Twenty-six clubs made the journey to Cannock Chase in Staffordshire for the final of the Compass Sport Cup and Trophy. The sun shone, club flags fluttered, and orienteers ran their hearts out for their clubs in this annual team competition for large and small clubs.
Walton Chasers put on an excellent event at Haywood Warren at the northern end of Cannock Chase, with its classic spur/re-entrant terrain and the remnants of summer vegetation providing challenging courses.
South Yorkshire Orienteers (SYO) continued their strong year with an impressive win in the Cup for larger clubs, up from third place last year. Euan Tryner, Imogen Pieters and Dave Peel took maximum points in their age classes. INT retained the Trophy for smaller clubs with Freddie Carcas and Sam Bartlett taking top scores.
A date for the Dairy!
Next years’ CompassSport competitions will start with regional heats in March 2019.
Mole Valley Orienteering Club (MV) will host the final on 20th October 2019 at Pippingford Park near East Grinstead.
1. South Yorkshire Orienteers (SYO) 2354
2. Forth Valley Orienteers (FVO) 2333
3. Bristol Orienteering Klub (BOK) 2312
1. Interlopers Orienteering Club (INT) 1260
2. East Pennine Orienteering Club (EPOC) 1224
3. South Ribble Orienteering Club (SROC) 1219
CompassSport Cup full results can be found here.
CompassSport Trophy full results can be found here.
British Orienteering would like to take this opportunity to thank Walton Chasers Orienteering Club for all of their hard work and commitment in putting on this event for so many people to enjoy.
Photos by Steve Rush (Bristol Orienteering Klub)
For the last Twenty years, the sport and recreation alliance have been celebrating the grassroots sports and recreation through their Community Sport and Recreation awards.
This year's categories are:
For more information on the awards and how to enter, please see the Sport and Recreation Alliance website.
The Orienteering Foundation launches the 1 per cent Legacy Programme this month asking “Would you be willing to gift just 1 per cent of your estate to the future of orienteering?” Read more here.
With the urban disciplines completed, the WOC 2018 competitors moved inland to the town of Sigulda. Situated on the Gauja river, the remaining races of the week will all take place around the town, across the valley carved through the local sandstone by the Gauja River.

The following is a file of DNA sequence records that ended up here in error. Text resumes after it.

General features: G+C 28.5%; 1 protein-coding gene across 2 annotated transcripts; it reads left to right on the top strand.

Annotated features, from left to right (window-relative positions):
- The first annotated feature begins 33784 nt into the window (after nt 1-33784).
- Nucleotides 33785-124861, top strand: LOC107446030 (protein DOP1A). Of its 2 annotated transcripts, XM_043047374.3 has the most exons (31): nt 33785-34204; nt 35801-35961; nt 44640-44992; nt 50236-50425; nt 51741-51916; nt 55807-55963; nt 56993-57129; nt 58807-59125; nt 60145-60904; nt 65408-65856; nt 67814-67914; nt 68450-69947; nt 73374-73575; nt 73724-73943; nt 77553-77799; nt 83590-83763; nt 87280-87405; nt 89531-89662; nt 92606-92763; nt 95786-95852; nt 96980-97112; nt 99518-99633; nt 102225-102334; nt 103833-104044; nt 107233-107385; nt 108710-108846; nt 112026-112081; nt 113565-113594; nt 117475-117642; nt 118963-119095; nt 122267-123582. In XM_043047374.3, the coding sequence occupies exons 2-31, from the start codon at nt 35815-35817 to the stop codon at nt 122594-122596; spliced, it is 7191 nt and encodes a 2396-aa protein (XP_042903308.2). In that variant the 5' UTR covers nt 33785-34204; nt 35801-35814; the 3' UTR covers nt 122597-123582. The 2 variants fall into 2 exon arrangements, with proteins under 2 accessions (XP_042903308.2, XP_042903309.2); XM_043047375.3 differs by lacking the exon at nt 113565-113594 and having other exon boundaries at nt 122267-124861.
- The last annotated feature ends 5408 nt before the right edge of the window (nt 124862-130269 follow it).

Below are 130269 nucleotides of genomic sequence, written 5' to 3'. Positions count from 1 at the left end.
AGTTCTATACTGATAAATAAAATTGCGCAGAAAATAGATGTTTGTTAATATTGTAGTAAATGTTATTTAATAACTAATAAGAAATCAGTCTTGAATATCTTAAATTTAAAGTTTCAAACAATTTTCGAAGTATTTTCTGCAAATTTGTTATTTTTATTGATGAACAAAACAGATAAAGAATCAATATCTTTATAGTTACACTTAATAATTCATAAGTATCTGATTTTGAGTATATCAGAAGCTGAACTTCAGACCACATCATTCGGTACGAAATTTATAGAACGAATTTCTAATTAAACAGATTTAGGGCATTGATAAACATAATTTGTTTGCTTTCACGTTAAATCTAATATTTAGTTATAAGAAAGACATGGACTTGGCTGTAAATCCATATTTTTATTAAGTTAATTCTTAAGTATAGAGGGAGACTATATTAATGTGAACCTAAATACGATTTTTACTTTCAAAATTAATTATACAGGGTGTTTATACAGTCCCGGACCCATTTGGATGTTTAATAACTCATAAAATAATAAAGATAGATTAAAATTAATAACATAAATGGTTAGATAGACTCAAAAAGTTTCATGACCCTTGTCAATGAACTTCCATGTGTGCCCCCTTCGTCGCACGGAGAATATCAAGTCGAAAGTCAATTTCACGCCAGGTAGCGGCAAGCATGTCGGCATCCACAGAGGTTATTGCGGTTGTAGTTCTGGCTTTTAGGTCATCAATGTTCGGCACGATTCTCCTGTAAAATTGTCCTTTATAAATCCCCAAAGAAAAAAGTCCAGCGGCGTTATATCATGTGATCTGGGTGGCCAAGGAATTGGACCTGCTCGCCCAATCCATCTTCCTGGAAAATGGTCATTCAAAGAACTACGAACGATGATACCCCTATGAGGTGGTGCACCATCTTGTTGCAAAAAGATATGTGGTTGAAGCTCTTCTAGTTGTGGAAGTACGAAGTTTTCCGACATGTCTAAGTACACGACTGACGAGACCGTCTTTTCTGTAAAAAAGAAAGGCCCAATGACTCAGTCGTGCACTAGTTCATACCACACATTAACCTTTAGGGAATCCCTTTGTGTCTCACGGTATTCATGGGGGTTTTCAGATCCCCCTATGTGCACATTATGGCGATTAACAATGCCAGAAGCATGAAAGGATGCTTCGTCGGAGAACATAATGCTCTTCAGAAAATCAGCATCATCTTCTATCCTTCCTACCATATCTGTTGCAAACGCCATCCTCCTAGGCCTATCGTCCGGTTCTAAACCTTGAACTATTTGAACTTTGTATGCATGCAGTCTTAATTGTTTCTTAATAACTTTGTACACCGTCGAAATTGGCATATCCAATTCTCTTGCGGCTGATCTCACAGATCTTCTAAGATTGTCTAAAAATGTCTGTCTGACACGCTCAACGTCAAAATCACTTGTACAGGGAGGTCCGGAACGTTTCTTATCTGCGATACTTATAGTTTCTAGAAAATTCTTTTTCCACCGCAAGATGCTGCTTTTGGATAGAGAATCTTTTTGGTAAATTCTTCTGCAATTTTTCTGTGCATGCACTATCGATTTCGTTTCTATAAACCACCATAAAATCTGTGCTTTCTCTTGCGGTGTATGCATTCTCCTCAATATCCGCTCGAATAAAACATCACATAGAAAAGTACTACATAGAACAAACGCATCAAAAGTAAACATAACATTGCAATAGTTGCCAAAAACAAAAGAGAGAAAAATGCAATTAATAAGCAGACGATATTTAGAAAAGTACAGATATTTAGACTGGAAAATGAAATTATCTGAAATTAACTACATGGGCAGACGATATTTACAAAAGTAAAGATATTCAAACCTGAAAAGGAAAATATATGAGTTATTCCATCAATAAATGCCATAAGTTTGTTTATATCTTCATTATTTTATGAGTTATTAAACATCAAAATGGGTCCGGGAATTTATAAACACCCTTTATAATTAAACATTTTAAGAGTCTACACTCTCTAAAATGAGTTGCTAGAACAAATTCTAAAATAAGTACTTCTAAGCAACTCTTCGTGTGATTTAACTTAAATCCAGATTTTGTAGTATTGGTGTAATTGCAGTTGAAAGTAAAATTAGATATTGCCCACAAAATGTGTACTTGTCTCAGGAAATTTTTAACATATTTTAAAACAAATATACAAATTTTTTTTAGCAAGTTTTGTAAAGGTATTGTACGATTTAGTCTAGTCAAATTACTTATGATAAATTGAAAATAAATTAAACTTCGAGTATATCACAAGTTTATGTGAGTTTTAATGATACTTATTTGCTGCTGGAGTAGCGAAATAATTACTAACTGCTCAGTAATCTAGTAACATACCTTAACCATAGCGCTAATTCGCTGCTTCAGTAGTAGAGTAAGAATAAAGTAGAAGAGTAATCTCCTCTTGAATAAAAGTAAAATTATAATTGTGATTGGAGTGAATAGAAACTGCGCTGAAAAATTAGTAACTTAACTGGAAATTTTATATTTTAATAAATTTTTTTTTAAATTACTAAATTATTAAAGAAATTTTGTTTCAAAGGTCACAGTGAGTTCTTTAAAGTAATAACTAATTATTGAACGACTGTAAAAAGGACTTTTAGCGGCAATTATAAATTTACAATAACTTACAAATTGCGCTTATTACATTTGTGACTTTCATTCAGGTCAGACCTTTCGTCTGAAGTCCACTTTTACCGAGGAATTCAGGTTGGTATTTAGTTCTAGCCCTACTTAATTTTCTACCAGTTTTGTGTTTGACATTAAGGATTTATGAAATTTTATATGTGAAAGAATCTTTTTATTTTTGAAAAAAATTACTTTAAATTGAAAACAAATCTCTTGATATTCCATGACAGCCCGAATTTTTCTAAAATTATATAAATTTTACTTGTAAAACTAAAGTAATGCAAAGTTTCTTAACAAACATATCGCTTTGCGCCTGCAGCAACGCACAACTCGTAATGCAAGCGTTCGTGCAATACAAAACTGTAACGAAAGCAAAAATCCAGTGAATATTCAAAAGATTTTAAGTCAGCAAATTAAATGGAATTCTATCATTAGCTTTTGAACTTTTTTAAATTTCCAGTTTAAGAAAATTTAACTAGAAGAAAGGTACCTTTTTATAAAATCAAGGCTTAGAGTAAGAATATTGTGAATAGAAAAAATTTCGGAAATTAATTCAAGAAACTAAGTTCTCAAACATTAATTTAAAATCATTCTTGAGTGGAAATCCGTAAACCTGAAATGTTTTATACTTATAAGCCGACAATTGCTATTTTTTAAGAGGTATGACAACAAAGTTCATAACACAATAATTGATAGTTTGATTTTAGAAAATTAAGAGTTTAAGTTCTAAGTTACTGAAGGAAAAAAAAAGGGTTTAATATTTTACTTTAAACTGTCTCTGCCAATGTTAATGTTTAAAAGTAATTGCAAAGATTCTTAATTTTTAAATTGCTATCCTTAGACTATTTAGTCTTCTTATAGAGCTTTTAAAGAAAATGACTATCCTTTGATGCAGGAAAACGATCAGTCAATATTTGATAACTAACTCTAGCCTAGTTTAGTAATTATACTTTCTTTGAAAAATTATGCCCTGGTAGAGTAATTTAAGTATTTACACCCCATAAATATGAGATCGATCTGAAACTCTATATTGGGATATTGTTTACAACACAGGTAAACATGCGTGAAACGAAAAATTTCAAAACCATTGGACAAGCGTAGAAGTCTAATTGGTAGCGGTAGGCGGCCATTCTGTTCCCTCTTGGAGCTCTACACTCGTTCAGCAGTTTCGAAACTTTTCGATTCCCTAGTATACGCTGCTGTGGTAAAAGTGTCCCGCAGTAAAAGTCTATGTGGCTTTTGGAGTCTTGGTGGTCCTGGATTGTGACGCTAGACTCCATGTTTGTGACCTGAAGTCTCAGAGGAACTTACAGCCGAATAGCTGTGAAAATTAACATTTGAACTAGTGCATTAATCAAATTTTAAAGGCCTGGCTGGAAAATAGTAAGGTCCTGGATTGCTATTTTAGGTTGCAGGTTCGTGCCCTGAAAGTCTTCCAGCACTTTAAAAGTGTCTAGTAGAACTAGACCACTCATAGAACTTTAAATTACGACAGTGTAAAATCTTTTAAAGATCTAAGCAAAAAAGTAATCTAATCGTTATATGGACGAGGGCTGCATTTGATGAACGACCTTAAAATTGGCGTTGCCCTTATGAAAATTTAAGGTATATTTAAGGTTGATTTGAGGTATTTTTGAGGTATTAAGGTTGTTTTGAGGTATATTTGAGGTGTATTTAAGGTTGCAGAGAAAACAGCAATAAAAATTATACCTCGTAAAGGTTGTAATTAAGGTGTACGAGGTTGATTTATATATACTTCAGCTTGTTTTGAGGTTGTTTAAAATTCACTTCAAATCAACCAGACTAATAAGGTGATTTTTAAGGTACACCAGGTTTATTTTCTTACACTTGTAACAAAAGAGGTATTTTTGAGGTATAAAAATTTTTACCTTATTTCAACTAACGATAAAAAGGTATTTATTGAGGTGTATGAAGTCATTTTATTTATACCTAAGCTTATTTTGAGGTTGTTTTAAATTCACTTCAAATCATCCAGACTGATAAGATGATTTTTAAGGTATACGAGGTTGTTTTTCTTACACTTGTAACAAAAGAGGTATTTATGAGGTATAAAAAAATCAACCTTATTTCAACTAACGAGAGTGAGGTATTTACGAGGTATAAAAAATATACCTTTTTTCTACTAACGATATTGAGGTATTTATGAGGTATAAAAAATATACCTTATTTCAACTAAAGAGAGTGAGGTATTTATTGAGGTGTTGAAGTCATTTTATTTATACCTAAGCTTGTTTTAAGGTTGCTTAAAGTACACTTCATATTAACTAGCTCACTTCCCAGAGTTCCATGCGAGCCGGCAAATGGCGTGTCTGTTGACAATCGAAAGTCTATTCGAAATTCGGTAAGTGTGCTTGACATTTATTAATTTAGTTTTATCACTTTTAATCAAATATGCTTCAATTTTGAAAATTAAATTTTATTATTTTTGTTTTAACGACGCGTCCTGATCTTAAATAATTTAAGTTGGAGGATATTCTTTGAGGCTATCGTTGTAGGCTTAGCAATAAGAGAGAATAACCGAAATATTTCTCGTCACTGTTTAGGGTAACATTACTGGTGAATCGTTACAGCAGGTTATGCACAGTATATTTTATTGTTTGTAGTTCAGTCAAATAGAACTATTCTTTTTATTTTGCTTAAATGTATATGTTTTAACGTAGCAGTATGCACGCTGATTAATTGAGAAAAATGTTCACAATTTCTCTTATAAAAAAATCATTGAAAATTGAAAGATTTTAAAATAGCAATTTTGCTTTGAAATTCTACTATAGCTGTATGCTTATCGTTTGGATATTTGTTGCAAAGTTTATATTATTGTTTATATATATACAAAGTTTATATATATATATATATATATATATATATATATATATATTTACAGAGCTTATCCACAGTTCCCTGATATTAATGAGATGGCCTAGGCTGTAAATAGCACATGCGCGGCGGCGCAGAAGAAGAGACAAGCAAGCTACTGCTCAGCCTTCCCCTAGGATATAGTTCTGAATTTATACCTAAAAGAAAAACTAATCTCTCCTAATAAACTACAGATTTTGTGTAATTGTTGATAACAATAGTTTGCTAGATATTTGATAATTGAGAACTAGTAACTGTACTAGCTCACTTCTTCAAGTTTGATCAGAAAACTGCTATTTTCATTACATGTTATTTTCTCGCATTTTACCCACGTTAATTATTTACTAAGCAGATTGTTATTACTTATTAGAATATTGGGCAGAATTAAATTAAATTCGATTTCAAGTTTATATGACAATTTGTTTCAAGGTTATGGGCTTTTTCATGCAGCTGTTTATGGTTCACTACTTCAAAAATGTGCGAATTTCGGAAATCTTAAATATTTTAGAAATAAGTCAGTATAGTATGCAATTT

Tuesday saw a return to the individual disciplines with the Middle Distance race, and it was the Women who began proceedings yet again. The hot temperatures which they had experienced in Riga seemed to abate, and rain met the Women as they began affairs. The courses weren’t quite as predicted from the model terrain. All reports from the model areas were that they were tough, grotty forests, which were hard to pass through easily. In contrast, though the visibility was low, the runnability was vastly superior to the model terrain. Additionally, the expected steep slopes of the Gauja governed the first half of each course, before a flat, vague section on the rivers reedbeds in the middle of both courses, which required competitors to alter their technique (and which many failed to do), and which many may have been unprepared for.
Charlotte Watson was the first Brit into the forest and started strongly. The first control would cause havoc across both races, but Charlotte spiked it, already catching and passing her 2-minute woman. Accelerating through the next section, she was solidly positioned at the first TV split. Behind her – starting just 4 minutes later – Megan Carter Davies had also started in a similar fashion, taking the lead through the first TV split at control 6. Through to control 9, and the start of the flatter section, both ladies were keeping the pace high and running well. Here though, Charlotte’s race began to come unstuck, losing contact in the vague contours and falling out of contention. Megan managed to hold her nerve though, and although she made a small error on the 11th control – the second TV split – she was holding her own.